The holidays are upon us. Tomorrow sees the release of two of the more eagerly awaited films of the season, and we haven't even hit Thanksgiving yet! We've been hearing fantastic things about the Johnny Cash biopic Walk the Line. It wowed audiences at the Toronto Film Festival in September, and now critics are talking about Joaquin Phoenix's performance as they did last year about Jamie Foxx. One huge difference: Foxx lip-synced everything in Ray; Phoenix sings all the songs himself. We're not really sure whether that's a plus or not, though, no matter how well he sings.

We must admit to being a bit surprised that 20th Century Fox decided to put Walk the Line head-to-head with Harry Potter and the Goblet of Fire. We expect audiences to flock to the fourth entry in the Hogwarts saga. We managed to attend a screening on Monday and find ourselves terribly conflicted. On its own, Goblet of Fire is a decent enough entry in the series of films: not nearly as good as last summer's Prisoner of Azkaban, but significantly better than the first two mediocrities. As huge fans of J.K. Rowling's novels, though, it's hard not to be disappointed in how streamlined the plot has become, in this adaptation in particular. Granted, cramming 730 pages into two-and-a-half hours is no small feat, yet we still believe that much of the humanity and focus on friendship, adolescence, loyalty and family that is so central to this entry, while touched upon, is missing from the final product. If you've never read the books yet have enjoyed the previous movies, this darker PG-13 film will probably satisfy you just fine. But if you're someone of any age who eagerly waits outside Barnes & Noble or the Scholastic Store upon the release of each new book, you're likely to be at least somewhat disappointed in the multitude of diminished (or altogether missing) characters and subplots.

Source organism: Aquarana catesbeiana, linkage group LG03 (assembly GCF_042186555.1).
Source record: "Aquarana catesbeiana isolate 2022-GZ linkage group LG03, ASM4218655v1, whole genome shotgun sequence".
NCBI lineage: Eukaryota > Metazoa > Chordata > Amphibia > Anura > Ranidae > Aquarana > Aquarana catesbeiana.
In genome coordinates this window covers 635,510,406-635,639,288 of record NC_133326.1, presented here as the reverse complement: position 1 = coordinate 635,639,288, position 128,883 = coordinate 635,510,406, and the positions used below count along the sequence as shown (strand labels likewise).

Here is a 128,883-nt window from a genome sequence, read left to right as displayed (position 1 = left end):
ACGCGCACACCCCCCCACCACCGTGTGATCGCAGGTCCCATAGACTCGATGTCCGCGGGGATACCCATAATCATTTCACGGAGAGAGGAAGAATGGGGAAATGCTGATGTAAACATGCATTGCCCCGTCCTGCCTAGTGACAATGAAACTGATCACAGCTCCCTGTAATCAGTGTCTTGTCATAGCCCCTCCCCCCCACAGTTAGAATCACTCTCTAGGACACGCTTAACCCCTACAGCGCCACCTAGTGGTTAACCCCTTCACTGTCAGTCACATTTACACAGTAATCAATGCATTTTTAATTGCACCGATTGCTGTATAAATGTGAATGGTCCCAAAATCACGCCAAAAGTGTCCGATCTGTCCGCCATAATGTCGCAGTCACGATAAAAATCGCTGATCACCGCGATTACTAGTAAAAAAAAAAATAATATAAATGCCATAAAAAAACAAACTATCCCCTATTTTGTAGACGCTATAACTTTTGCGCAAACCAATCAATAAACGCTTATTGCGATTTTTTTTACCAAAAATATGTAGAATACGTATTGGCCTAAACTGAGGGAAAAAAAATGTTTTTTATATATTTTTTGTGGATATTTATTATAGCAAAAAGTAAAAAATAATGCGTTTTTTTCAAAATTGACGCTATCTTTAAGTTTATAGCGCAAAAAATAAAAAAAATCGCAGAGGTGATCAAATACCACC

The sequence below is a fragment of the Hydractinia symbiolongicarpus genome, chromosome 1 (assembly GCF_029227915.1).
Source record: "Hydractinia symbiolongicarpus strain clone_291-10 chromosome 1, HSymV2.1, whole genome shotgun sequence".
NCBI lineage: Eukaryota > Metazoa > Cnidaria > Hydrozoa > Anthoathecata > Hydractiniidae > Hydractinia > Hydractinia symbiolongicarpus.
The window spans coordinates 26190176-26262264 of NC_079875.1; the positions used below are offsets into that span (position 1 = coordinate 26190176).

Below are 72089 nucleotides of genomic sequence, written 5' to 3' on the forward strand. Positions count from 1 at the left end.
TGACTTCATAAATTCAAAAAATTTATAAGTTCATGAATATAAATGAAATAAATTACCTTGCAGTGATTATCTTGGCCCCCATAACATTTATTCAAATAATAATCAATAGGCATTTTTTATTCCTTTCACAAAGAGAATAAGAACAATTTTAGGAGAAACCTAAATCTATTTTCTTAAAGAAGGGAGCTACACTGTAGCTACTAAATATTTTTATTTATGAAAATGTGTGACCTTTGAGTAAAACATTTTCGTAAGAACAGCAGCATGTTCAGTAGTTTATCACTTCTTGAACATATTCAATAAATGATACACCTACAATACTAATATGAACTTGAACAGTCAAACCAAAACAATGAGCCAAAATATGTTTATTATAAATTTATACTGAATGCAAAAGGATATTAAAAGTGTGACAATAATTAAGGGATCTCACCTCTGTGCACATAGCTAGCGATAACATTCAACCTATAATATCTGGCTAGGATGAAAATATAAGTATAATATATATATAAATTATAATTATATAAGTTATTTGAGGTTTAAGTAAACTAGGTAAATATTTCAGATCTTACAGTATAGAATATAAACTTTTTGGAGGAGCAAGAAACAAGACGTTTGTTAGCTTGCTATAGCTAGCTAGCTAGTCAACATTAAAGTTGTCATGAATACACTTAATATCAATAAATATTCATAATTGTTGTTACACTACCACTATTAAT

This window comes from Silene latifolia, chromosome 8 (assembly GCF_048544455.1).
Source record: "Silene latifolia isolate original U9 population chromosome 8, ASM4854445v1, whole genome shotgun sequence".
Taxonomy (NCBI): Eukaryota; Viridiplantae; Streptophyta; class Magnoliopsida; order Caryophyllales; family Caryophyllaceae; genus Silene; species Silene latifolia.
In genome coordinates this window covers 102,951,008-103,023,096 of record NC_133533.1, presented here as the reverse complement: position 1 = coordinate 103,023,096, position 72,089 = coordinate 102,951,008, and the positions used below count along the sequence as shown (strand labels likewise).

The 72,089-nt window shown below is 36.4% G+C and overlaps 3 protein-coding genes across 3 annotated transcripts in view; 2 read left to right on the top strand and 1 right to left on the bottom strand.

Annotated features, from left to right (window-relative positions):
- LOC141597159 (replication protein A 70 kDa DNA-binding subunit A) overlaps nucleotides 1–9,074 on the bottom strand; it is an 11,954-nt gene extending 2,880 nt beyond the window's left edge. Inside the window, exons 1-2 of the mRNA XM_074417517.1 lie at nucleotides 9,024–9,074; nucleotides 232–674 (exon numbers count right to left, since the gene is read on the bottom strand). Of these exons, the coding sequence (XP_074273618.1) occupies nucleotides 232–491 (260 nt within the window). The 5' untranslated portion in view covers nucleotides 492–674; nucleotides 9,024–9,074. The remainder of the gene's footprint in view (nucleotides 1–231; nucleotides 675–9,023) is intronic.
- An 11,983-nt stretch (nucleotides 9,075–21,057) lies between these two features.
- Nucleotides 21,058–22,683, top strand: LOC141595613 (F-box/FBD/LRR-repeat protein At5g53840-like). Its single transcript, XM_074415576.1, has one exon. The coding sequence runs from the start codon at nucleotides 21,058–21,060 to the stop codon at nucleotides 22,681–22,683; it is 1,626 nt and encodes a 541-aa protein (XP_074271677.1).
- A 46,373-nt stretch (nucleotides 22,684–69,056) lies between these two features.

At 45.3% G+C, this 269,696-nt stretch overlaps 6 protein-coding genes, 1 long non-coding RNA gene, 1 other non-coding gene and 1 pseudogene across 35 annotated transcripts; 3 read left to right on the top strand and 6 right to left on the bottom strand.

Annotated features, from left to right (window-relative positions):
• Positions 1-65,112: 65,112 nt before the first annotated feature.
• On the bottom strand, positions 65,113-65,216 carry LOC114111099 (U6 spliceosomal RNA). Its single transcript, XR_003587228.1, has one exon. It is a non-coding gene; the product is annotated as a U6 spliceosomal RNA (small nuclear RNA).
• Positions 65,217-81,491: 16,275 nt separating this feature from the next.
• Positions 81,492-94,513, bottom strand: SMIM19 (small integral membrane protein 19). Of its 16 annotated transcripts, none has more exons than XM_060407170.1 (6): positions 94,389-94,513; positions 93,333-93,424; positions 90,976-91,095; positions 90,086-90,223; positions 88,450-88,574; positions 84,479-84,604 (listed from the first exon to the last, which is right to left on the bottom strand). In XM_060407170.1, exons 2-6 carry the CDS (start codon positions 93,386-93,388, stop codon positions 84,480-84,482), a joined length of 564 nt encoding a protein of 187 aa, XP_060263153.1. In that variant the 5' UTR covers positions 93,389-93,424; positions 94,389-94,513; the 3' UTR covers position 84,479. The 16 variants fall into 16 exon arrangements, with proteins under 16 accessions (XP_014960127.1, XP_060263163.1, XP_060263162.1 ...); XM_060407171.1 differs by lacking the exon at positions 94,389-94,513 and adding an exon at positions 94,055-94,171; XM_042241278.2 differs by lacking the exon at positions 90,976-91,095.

2005_11_mg17_9.jpgA Gothamist Pick: For over a quarter century, the Asbury Shorts of New York have showcased some of the best award-winning short films from festivals around the world. This year's event is tomorrow night at The Florence Gould Hall at the French Institute at 8 PM. The show will be MC'd by Jason Reitman (yeah, Ivan's son) whose first feature film Thank You for Smoking was the middle of a bidding war at the Toronto Film Festival, and will be released by Fox Searchlight next year. Three of Reitman's short films will screen along with nine other selections including the 3D stop-motion animated 9 by Shane Acker (which the director is now developing with Tim Burton into a feature for Focus Features). Tickets are $18 and can be purchased at the Florence Gould box office (no fee) or online via Ticketmaster.

Midnight Movie Smackdown: This week's entries from both the IFC Center and the Landmark Sunshine are two of the weirdest films you'll ever see. The Apple is a 1980 "futuristic" disco glam rock musical from the mind of schlock producer-director Menahem Golan. We can't really describe it better than IFC Center does on its own web site, so we'll just copy this one line: "The Apple paints a portrait of American (sub)culture post-Vietnam, seen through the eyes of a Polish, Israeli-born and raised madman." Meanwhile, over at the Sunshine, you can catch the work of two other madmen, but better filmmakers, with the trippy Performance, notable for being the directorial debuts of both Nicolas Roeg and Donald Cammell as well as the first on-screen acting appearance of Mick Jagger.